Don't Waste Your Money: Understanding 'short sale' home buying - Toledo News Now, Breaking News, Weather, Sports, Toledo

Don't Waste Your Money: Understanding 'short sale' home buying

Posted: Updated:
(Toledo News Now) - We're finally hearing reports that the housing market may have turned. Prices are inching up. Sales are starting to improve.
    
So this could be a great time to snag a bargain home, especially one sold at distressed pricing. Only problem is it's not always so easy, as one Ohio homebuyer found out.

Fell in Love...But

David Schucter fell in love with a traditional, three-bedroom house, with solid woodwork everywhere.
 
"It's incredibly valuable. You don't find this in newer homes anymore," said Schucter. 

Best of all, it was a "short sale." At just $65,000, it was almost half the price of other homes in the area.

"This was just a great value home. Three bedrooms, two baths, everything we were looking for as a future family," Schucter explained.

Short Sale Risks

In a short sale, the owner unloads the house for much less than it's worth, just to get out of an underwater mortgage. But Schucter soon learned of the drawbacks.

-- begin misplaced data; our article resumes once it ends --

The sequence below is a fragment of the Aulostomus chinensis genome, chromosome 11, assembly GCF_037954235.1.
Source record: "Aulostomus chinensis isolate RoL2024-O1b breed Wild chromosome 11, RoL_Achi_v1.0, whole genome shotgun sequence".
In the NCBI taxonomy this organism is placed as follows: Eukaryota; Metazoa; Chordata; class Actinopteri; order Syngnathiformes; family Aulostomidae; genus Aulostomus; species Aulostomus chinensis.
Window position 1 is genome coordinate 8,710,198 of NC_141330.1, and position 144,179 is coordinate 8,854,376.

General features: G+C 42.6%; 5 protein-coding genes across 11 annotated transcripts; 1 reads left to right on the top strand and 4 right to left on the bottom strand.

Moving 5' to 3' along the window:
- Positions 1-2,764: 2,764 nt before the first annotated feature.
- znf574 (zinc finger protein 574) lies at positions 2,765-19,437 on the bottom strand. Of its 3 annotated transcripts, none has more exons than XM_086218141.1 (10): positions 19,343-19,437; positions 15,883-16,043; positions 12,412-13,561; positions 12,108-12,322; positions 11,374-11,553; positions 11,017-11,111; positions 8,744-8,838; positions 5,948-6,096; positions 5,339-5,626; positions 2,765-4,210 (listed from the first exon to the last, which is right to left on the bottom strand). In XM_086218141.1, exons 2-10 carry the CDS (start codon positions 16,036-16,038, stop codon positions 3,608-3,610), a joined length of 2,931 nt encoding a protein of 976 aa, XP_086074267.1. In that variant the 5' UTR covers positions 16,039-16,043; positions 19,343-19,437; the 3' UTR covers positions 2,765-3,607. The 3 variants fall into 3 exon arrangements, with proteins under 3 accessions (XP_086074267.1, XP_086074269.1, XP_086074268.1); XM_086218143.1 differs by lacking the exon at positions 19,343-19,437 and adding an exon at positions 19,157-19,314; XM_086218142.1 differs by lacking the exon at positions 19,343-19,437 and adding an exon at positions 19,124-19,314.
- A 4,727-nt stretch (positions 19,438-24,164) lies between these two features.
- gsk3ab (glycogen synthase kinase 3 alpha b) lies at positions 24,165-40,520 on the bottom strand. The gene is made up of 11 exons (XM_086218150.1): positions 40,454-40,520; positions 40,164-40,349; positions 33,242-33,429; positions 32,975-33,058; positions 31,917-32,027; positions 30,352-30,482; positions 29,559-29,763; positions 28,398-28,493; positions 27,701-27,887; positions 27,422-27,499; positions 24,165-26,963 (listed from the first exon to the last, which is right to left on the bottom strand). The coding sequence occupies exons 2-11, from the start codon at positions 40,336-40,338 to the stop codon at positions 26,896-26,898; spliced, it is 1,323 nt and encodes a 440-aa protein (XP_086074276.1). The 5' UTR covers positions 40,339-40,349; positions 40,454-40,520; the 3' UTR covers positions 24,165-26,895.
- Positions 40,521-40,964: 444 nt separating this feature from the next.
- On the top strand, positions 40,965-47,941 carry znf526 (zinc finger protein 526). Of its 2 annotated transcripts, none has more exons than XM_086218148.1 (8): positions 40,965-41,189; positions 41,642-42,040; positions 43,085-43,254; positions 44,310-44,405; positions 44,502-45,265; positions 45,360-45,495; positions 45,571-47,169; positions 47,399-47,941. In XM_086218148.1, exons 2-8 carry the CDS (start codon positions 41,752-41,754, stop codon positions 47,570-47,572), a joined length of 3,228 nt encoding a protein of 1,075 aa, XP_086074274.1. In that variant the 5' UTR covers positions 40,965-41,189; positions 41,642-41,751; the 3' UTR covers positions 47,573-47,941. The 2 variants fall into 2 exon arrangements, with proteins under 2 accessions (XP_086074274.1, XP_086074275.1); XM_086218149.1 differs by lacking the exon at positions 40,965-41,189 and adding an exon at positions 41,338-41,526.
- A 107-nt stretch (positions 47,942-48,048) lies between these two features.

"The bank took our initial offer and raised it several thousand dollars. They also said we would have to pay any closing costs, back taxes, and any liens on the property," said Schucter. 

So he agreed, in writing, to all the bank's demands, but said after weeks of waiting, the bank shut him out.

"They gave us a counter offer, and we said we accepted their counter offer," Schucter said. "But that's the last we actually heard from them."

Bankrate lists some of the downsides of buying a short sale: 

-There's an extended length of time to close, sometimes six months or longer, due to legal issues. 
- The house is SOLD "as is," with no warranty. 
- You are responsible for all unpaid water and other bills, back taxes, and liens from contractors or towns.
-It may be neglected and need major repairs. 
-Cash talks, which is what happened here, according to the listing realtor.    

The realtor said the home had several offers, and the bank, representing the seller, ultimately went with a cash offer.

The bank would not comment on the case, only saying it would "re-examine" why Schucter was denied.

All Schucter can do is think about what could have been.
 
"The term 'short sale' is one of those ironic terms where it's not short at all," Schucter said.    
    
Advice to Buyers


If you are trying to purchase a short sale or foreclosed property, which is similar, you want the biggest down payment possible.

You also may want to speak to a lawyer, or at least have one in your back pocket. They may be able to ask the right questions and get the wheels moving if the bank suddenly gets cold feet.

As always, don't waste your money.

Copyright 2012 Toledo News Now. All rights reserved.